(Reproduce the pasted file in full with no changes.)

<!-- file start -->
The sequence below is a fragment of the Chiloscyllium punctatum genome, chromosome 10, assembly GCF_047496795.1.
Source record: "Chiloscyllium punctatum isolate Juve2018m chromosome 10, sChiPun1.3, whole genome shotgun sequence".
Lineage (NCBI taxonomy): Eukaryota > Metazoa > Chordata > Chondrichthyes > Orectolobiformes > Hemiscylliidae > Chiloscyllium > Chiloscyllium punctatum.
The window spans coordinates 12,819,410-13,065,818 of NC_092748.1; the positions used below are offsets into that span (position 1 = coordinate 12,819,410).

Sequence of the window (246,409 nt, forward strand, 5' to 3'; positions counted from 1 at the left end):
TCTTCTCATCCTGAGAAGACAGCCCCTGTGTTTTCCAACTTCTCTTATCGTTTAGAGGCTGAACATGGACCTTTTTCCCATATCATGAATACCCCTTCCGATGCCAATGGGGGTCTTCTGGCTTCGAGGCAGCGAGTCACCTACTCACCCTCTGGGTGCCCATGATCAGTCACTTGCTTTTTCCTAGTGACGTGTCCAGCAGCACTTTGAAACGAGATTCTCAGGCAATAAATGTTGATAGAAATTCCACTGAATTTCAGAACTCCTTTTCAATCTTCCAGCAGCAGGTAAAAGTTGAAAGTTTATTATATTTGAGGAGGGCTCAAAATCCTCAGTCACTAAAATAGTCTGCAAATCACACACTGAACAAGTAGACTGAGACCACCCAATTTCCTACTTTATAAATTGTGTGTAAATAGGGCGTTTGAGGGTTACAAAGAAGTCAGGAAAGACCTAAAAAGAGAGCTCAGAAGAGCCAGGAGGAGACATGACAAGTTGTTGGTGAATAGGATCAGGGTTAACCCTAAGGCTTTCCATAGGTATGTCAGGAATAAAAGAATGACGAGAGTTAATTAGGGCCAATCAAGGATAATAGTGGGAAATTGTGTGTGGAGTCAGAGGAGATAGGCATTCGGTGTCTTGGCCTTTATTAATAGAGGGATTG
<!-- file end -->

The sequence below is a fragment of the Chiloscyllium punctatum genome, chromosome 10, assembly GCF_047496795.1.
Source record: "Chiloscyllium punctatum isolate Juve2018m chromosome 10, sChiPun1.3, whole genome shotgun sequence".
Lineage (NCBI taxonomy): Eukaryota > Metazoa > Chordata > Chondrichthyes > Orectolobiformes > Hemiscylliidae > Chiloscyllium > Chiloscyllium punctatum.
The window spans coordinates 12,819,410-13,065,818 of NC_092748.1; the positions used below are offsets into that span (position 1 = coordinate 12,819,410).

Sequence of the window (246,409 nt, forward strand, 5' to 3'; positions counted from 1 at the left end):
TCTTCTCATCCTGAGAAGACAGCCCCTGTGTTTTCCAACTTCTCTTATCGTTTAGAGGCTGAACATGGACCTTTTTCCCATATCATGAATACCCCTTCCGATGCCAATGGGGGTCTTCTGGCTTCGAGGCAGCGAGTCACCTACTCACCCTCTGGGTGCCCATGATCAGTCACTTGCTTTTTCCTAGTGACGTGTCCAGCAGCACTTTGAAACGAGATTCTCAGGCAATAAATGTTGATAGAAATTCCACTGAATTTCAGAACTCCTTTTCAATCTTCCAGCAGCAGGTAAAAGTTGAAAGTTTATTATATTTGAGGAGGGCTCAAAATCCTCAGTCACTAAAATAGTCTGCAAATCACACACTGAACAAGTAGACTGAGACCACCCAATTTCCTACTTTATAAATTGTGTGTAAATAGGGCGTTTGAGGGTTACAAAGAAGTCAGGAAAGACCTAAAAAGAGAGCTCAGAAGAGCCAGGAGGAGACATGACAAGTTGTTGGTGAATAGGATCAGGGTTAACCCTAAGGCTTTCCATAGGTATGTCAGGAATAAAAGAATGACGAGAGTTAATTAGGGCCAATCAAGGATAATAGTGGGAAATTGTGTGTGGAGTCAGAGGAGATAGGCATTCGGTGTCTTGGCCTTTATTAATAGAGGGATTG